Tuesday, September 18, 2007

Arlen Specter Adds Earmarks For Abstinence Education

At the Baltimore Sun, Josh Drobnyk writes:

Sen. Arlen Specter added more than two dozen spending requests for abstinence education programs in Pennsylvania to a bill that passed a Senate committee this summer, the latest effort by the Pennsylvania Republican to boost federal spending on such programs, as I write in today's Allentown Morning Call.

The more than $1 million -- to be doled out in 25 grants each worth between $30,000 and $80,000 -- would go to hospitals, school districts and social service organizations throughout the state and supplement a growing federal effort to persuade unmarried people to abstain from sex. But critics say the requests bypass the government's competitive bidding process.

Specter, who added the ''earmarks'' to the Labor and Health and Human Services appropriations measure that passed the panel in June, is the only lawmaker in Congress to sponsor a spending request for abstinence education, according to a database of appropriations bills compiled by Washington-based watchdog Taxpayers for Common Sense. The bill still needs Senate, House and White House approval.

Specter's support for abstinence education is a long-held but lesser-known position of the five-term lawmaker, a move that could soften his image among moral conservatives as an abortion-rights supporter.

He has pushed for more federal money toward abstinence programs since at least the mid-1990s, but not until a few years ago did he add a spending request directly into an appropriations bill, requiring the Department of Health and Human Services to fund a project.

In 2003 and 2004, he added about 65 earmarks for abstinence education totaling $5.6 million into appropriations measures, according to Taxpayers for Common Sense.

Unlike past years, though, when earmark sponsors were determined mainly through piecing together news releases and line items within spending bills, this year's appropriations measures highlight exactly who has sponsored each request. They offer the first comprehensive glimpse of Specter's support for specific abstinence programs.

''Sen. Specter recognizes the need for comprehensive sex education,'' Specter chief of staff Scott Hoeflich said in an e-mail. ''Thus, he supports funding for abstinence-only education programs in response to a significant segment of his constituency which he believes is entitled to implement programs most consistent with their values.''

The year's requests are sprinkled throughout the state. Among them: $55,000 for LaSalle University in Philadelphia, $30,000 for Shepherd's Maternity House in East Stroudsburg and $45,000 for Washington Hospital Teen Outreach in Washington County.

One such program, Human Life Services in York, has twice before received grants earmarked by Specter. Executive Director Ron Sisto said the organization's abstinence program gives seminars at hundreds of schools every year. ''We explain to them that to have the healthiest lifestyle is to remain abstinent until marriage,'' Sisto said. That involves teaching about sexually transmitted diseases but not contraception.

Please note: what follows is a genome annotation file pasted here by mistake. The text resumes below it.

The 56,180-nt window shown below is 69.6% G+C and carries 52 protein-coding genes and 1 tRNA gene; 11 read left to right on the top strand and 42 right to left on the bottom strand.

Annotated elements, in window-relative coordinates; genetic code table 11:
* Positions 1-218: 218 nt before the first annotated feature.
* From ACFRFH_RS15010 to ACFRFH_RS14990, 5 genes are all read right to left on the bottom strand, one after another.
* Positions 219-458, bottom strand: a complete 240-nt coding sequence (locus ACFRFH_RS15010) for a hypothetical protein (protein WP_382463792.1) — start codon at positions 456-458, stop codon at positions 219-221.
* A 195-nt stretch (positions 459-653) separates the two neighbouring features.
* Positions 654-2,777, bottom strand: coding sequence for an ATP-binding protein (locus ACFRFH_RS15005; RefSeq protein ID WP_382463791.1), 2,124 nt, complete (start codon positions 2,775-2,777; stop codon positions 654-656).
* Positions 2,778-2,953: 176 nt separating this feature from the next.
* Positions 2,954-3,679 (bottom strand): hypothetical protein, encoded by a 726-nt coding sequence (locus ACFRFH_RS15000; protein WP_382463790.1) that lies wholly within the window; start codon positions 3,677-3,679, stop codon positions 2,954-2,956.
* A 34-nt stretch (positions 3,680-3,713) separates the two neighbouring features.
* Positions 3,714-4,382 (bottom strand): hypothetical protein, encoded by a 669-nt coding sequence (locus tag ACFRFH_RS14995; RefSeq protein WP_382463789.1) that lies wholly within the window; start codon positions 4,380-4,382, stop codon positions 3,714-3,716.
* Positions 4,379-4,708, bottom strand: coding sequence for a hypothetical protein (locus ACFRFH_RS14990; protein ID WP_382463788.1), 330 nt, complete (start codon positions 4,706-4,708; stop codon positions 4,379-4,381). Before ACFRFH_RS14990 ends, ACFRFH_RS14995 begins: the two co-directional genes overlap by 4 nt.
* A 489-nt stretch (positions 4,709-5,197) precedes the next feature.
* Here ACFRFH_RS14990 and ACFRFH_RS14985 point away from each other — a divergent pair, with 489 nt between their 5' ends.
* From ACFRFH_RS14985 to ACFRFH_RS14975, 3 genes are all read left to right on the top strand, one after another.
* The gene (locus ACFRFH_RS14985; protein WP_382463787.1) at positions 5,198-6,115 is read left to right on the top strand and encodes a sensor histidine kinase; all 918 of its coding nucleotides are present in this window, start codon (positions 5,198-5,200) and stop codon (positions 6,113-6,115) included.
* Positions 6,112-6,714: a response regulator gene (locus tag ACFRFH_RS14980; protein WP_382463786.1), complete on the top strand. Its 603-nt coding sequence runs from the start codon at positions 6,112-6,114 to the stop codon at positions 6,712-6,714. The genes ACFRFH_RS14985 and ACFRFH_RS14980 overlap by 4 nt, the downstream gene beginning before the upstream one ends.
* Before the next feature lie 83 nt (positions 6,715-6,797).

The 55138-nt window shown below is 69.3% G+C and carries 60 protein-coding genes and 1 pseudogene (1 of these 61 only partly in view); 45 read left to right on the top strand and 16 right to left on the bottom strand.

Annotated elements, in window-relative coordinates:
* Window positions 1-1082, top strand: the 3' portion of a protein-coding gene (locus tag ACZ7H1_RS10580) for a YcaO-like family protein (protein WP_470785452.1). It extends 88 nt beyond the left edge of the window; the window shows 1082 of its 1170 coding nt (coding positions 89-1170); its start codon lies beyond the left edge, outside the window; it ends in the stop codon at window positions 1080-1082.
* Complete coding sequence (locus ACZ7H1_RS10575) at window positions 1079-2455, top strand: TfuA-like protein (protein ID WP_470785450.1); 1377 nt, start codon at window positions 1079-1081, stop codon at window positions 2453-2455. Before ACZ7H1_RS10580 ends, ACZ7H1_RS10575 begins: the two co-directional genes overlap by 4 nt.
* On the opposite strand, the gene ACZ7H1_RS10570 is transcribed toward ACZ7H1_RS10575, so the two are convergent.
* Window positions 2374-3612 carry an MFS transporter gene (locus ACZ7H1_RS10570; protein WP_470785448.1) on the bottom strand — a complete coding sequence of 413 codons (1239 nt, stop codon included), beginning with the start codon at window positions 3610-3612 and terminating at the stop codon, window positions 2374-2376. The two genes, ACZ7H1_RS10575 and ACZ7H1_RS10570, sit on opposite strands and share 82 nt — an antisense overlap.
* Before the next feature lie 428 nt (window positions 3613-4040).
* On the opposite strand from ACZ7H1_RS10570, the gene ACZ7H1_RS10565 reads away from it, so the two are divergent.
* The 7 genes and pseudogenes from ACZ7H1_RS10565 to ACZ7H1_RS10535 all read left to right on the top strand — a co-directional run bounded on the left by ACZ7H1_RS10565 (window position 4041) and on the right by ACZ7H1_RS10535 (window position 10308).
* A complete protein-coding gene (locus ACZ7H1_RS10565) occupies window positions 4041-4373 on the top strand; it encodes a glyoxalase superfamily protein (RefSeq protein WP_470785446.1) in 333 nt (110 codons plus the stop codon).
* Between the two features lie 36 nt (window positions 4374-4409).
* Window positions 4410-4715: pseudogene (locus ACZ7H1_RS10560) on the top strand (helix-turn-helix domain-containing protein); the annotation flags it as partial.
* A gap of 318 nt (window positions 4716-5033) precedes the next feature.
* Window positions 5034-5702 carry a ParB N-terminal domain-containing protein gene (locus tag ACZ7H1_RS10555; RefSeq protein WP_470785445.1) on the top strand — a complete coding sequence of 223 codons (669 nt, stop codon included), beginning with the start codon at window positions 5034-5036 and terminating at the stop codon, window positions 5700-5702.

This year's Pennsylvania earmarks would add to federally funded abstinence programs that have more than doubled in total dollars since 2000 to $213 million this year, all administered by Health and Human Services. Most of the money is through the Community-Based Abstinence Education program, which began in 2000 and awards grants directly to states and local organizations.

The earmarks touch on two raging debates on Capitol Hill: Whether the programs funded are properly vetted and whether abstinence education is effective. ''It is not necessarily that there is anything wrong with the program,'' said Ryan Alexander, president of Taxpayers for Common Sense. ''We don't have the evidence to support the fact that this is a federal priority. We don't know what they are saying no to.''

Added Valerie Huber, executive director of the National Abstinence Education Association, which lobbies for more federal money for the effort: ''It is really a little more difficult [to know] that the funds are being used as they are intended to when they don't have the oversight of HHS.''

But Specter's office said each application goes through a competitive process that is ''thoroughly reviewed'' by the senator's office -- not normal channels through the Department of Health and Human Services. Once funded, the project is held accountable by the department like any government-funded project.

Whether or not the programs are effective is a different question. Supporters and opponents point to varying evidence that backs their position.

''There has never been any research that showed these programs were effective,'' said Martha Kempner, spokeswoman for Sexuality Information and Education Council of the United States. She noted that a federally funded study released early this year showed abstinence education is not effective in delaying sexual activity among unmarried youth.

Huber, though, said dozens of other studies show positive effects. ''It is effective in delaying sexual onset,'' she said.